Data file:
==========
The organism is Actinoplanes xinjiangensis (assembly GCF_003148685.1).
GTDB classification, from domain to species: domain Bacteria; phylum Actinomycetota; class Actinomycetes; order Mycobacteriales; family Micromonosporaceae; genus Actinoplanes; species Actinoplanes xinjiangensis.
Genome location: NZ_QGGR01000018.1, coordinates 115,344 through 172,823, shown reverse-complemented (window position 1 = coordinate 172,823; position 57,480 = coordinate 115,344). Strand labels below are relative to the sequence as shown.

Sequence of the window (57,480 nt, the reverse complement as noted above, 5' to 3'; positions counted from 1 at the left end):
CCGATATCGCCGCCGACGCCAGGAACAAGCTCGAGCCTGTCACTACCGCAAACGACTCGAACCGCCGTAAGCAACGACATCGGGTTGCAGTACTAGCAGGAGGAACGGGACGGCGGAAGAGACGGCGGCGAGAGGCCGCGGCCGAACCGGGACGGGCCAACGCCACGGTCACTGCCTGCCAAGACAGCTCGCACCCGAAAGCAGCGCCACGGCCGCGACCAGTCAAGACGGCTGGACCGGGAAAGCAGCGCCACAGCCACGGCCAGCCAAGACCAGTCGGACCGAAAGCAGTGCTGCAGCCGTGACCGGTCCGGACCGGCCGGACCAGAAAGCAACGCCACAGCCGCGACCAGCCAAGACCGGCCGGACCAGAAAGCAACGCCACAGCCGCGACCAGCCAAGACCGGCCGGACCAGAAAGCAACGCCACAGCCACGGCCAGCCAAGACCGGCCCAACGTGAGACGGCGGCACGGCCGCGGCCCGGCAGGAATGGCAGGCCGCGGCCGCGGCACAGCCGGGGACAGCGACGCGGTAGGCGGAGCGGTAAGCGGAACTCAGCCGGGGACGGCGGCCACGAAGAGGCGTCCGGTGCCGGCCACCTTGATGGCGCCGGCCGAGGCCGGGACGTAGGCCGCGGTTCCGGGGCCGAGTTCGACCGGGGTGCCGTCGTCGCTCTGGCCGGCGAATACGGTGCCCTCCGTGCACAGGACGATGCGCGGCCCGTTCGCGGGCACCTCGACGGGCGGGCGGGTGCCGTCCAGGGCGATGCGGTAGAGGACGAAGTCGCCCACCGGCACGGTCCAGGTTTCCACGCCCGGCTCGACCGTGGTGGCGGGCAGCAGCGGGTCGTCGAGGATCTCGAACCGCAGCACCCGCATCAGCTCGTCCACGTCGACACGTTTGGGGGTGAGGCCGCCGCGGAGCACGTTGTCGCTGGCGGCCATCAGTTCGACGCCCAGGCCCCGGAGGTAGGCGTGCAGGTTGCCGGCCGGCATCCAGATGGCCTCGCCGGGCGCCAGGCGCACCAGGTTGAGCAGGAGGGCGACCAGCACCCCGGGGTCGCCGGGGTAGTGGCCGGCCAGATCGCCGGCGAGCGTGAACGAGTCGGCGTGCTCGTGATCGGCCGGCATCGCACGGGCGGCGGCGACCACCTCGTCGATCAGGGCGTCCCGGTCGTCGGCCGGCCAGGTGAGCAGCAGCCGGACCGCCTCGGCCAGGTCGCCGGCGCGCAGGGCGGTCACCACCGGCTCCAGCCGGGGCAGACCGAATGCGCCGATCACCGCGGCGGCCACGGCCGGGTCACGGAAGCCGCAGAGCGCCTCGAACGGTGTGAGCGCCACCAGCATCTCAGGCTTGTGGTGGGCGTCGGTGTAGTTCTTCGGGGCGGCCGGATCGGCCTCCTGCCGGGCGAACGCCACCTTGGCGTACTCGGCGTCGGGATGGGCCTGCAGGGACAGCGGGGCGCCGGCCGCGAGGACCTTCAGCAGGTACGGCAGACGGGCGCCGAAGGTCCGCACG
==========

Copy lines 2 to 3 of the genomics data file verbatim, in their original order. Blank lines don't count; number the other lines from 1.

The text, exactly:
GTDB classification, from domain to species: domain Bacteria; phylum Actinomycetota; class Actinomycetes; order Mycobacteriales; family Micromonosporaceae; genus Actinoplanes; species Actinoplanes xinjiangensis.
Genome location: NZ_QGGR01000018.1, coordinates 115,344 through 172,823, shown reverse-complemented (window position 1 = coordinate 172,823; position 57,480 = coordinate 115,344). Strand labels below are relative to the sequence as shown.